CDC researchers found that the rate of hepatocellular carcinoma, a type of liver cancer, in the U.S. increased by an average annual rate of 3.5% from 2001 to 2006. The researchers point to untreated chronic hepatitis B and hepatitis C infections as primary reasons for the increase. They urged more screening and public awareness, as well as vaccination for hepatitis B, to prevent liver cancer.
Julia McWilliams had never heard of celiac disease before her diagnosis and was overwhelmed by the restrictions and cost of a gluten-free diet. The Connecticut woman says she sometimes calls food manufacturers while standing in the grocery store aisle to be sure products do not contain the ingredient.
Data from two studies showed obese women and men have higher risks of liver disease if they drink alcohol daily. One study found overweight and obese women had a higher risk of cirrhosis of the liver and that risk increased if they drank an average of a third to a half drink per day.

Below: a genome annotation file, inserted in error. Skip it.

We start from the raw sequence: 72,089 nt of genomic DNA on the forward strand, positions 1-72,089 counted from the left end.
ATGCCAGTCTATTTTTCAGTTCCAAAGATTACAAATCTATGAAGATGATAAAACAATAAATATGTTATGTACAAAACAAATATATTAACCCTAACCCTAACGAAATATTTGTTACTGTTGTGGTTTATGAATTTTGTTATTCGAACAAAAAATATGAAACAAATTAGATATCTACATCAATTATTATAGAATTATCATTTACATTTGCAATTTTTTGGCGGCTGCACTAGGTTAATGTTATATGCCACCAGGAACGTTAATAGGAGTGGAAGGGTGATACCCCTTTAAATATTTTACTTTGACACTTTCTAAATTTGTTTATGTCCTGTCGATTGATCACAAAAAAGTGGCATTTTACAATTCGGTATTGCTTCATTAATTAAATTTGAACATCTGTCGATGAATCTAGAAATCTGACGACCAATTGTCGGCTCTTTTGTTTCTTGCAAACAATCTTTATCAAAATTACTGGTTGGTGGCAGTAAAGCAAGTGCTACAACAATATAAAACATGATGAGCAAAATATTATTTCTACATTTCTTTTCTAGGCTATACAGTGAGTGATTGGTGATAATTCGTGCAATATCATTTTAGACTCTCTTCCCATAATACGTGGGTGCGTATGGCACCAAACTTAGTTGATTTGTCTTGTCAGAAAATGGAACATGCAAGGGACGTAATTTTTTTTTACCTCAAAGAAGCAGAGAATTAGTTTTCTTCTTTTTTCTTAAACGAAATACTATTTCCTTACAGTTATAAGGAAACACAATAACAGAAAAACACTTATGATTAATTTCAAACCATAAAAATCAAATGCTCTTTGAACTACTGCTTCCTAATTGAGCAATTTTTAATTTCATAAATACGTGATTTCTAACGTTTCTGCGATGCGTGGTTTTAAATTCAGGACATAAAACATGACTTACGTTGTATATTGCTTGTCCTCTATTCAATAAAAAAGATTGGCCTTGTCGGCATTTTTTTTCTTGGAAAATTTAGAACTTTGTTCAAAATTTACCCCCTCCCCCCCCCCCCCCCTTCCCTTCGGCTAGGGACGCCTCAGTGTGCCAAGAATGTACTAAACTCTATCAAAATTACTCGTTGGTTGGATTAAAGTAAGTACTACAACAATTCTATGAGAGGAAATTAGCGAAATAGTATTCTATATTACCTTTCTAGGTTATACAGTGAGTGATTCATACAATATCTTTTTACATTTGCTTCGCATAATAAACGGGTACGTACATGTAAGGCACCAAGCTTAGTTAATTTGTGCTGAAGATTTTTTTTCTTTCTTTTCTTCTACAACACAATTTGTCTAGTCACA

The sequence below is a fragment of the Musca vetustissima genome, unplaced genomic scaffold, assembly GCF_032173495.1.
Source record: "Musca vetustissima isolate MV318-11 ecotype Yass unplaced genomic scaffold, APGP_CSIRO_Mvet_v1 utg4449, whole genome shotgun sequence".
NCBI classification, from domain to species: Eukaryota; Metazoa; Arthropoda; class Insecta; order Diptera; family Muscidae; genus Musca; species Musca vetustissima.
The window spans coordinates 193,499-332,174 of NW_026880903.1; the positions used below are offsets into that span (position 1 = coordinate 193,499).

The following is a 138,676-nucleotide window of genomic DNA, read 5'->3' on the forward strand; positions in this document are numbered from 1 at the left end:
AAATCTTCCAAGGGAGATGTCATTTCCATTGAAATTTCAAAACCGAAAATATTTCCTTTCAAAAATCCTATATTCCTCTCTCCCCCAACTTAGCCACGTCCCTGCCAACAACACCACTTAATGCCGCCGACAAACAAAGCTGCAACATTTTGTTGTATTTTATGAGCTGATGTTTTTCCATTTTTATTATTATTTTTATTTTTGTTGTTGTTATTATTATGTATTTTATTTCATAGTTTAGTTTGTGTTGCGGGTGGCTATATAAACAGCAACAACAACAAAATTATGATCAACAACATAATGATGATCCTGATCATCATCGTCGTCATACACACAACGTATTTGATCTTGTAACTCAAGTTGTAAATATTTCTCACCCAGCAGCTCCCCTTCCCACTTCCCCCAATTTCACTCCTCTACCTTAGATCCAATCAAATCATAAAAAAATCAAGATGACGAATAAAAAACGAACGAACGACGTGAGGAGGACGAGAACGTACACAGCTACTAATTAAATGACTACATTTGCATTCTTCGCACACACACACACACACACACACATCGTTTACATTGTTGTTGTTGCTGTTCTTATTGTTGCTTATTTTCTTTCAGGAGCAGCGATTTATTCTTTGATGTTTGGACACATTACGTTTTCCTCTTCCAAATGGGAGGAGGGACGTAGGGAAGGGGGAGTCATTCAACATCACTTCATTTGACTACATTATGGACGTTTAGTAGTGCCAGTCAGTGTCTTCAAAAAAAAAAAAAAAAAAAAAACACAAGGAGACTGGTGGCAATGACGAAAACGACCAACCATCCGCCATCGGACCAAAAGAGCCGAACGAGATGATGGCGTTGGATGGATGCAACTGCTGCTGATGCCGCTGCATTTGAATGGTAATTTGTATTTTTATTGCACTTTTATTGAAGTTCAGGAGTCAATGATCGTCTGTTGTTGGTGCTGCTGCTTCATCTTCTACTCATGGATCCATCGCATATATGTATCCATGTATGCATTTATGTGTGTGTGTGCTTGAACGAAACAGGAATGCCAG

A recent study found one good source of fiber, dark rye bread, was better at maintaining bowel regularity than wheat bread among adults with constipation. Other tips for avoiding or easing constipation include drinking lots of water, exercising and getting enough magnesium.
Inactive carriers of the hepatitis B virus still are at risk for hepatocellular carcinoma and liver-related death, researchers said. Older age and alcohol consumption were predictors of liver cancer and liver-related death among hepatitis B carriers.